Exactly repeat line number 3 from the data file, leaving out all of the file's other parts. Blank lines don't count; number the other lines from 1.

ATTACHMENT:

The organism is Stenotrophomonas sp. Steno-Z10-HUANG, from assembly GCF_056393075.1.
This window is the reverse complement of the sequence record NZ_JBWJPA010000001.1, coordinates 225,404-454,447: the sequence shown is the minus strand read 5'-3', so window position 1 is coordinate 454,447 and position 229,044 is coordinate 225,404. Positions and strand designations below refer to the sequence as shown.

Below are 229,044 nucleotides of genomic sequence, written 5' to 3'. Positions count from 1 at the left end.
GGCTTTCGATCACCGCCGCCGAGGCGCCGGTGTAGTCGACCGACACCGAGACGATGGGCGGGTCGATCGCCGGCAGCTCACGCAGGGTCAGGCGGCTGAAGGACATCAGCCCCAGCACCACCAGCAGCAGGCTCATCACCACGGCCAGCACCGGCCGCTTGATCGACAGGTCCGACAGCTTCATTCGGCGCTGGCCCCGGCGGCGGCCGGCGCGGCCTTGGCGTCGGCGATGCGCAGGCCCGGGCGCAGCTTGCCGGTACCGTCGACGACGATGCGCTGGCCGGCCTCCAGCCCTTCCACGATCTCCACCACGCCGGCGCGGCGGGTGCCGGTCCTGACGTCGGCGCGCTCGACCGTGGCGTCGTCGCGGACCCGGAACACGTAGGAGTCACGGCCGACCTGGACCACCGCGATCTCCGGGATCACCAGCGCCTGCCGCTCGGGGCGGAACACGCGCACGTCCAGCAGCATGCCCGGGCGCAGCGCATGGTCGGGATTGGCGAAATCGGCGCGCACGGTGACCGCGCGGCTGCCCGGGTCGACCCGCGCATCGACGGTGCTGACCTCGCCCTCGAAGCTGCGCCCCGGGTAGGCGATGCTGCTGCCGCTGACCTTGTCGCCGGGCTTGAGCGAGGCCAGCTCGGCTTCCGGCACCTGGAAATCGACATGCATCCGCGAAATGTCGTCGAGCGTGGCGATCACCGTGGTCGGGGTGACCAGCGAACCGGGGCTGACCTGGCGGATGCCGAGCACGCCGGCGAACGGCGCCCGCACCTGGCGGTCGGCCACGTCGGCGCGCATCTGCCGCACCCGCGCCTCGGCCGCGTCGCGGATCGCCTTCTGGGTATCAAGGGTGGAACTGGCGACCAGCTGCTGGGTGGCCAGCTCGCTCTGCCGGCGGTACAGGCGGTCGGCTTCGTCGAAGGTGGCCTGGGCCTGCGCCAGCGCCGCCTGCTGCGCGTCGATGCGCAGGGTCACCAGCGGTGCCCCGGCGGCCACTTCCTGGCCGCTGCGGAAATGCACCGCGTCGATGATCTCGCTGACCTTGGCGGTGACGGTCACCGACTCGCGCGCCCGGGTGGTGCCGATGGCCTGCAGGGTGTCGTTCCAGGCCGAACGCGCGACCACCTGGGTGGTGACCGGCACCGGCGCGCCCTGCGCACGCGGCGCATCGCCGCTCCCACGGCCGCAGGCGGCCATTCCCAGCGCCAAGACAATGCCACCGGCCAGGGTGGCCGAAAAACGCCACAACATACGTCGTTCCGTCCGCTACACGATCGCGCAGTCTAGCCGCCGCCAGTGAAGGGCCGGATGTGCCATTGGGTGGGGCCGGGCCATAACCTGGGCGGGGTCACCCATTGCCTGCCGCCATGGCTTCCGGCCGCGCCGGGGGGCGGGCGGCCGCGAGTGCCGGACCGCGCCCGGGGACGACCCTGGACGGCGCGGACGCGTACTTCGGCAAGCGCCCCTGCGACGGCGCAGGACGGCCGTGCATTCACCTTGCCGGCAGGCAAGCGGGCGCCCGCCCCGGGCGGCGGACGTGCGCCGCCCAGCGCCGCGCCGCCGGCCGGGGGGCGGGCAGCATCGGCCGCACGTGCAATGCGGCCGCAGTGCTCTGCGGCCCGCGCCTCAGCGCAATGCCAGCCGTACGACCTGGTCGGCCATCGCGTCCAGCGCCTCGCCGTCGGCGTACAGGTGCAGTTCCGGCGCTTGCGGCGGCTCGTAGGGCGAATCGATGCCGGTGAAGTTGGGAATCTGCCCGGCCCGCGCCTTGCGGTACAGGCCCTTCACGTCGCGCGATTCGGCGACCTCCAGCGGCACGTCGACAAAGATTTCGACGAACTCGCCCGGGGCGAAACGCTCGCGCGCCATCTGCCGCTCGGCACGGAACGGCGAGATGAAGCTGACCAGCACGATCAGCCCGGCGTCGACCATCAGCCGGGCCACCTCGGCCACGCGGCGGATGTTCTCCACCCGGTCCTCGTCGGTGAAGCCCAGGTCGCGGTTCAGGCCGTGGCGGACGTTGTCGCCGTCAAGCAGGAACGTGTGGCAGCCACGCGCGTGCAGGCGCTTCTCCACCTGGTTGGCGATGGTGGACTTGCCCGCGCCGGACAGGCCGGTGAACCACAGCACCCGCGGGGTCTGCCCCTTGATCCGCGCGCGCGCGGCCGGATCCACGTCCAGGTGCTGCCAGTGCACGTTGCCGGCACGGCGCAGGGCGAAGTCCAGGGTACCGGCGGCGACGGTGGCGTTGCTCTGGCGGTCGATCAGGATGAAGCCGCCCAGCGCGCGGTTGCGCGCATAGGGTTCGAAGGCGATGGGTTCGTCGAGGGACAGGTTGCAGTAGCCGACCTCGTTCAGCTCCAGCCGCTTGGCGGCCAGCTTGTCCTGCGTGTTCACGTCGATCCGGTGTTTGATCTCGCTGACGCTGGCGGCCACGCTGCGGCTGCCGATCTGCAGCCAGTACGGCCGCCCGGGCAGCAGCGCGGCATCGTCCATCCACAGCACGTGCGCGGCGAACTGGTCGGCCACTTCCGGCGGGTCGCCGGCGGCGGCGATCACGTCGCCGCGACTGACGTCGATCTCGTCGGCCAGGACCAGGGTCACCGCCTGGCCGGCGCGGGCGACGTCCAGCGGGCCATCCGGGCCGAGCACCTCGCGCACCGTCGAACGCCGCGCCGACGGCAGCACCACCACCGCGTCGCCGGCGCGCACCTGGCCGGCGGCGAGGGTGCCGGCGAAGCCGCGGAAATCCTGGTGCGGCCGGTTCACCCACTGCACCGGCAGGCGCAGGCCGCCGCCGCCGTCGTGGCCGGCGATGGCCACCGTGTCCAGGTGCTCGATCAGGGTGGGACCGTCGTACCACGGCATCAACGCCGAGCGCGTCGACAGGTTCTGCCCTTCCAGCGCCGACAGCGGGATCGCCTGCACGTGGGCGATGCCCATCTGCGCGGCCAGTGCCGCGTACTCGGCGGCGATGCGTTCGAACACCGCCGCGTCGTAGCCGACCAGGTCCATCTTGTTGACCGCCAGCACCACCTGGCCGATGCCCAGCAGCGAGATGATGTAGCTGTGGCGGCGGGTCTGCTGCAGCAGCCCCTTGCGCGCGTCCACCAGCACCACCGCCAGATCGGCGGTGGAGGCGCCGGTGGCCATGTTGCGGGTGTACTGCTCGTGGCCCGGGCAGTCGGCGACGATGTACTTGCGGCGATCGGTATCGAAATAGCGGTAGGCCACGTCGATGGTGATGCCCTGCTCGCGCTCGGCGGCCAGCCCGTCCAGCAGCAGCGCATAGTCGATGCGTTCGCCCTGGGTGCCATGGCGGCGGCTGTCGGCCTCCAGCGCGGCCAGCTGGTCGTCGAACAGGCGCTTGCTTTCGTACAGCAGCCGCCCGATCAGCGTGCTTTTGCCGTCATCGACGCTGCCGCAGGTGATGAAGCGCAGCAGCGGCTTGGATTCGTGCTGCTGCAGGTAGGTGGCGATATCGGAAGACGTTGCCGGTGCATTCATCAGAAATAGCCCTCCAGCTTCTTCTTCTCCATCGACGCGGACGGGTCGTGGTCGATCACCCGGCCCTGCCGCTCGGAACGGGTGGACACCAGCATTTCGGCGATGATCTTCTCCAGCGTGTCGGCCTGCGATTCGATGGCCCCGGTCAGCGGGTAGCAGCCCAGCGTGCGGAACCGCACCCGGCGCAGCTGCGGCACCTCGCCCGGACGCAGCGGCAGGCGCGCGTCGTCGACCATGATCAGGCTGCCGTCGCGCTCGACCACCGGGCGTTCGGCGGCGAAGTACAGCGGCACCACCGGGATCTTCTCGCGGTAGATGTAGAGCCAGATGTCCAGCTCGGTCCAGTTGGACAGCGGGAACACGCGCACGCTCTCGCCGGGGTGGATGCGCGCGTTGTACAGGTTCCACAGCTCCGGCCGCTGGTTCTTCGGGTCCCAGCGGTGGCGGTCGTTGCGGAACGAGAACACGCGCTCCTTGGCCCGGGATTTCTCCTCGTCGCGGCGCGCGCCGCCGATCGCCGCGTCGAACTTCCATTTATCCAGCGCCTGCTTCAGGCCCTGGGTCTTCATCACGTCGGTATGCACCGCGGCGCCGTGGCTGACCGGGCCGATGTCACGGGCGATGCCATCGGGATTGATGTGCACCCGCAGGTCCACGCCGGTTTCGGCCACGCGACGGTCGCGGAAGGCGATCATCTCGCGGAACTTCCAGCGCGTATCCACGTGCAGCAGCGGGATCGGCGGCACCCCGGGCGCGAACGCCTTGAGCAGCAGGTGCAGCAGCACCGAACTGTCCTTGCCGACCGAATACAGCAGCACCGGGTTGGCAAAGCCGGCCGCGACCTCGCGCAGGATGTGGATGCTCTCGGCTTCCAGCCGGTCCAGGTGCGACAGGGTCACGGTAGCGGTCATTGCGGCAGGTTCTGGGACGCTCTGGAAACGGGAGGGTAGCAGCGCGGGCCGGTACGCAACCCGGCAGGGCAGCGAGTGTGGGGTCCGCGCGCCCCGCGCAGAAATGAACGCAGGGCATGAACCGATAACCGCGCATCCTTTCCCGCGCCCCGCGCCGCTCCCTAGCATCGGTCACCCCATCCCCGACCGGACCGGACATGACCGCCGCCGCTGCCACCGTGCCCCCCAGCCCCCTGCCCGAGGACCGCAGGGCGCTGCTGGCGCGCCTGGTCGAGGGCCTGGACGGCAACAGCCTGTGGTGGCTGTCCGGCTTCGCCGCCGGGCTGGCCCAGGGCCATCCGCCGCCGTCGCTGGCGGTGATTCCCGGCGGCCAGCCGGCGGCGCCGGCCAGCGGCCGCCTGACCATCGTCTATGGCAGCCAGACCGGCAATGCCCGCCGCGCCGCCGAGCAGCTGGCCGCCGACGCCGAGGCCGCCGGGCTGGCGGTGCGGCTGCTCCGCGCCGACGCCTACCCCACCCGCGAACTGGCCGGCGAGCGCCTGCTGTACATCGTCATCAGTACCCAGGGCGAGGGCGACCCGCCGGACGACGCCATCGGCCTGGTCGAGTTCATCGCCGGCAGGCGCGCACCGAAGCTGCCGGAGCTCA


Below are 229,044 nucleotides of genomic sequence, written 5' to 3'. Positions count from 1 at the left end.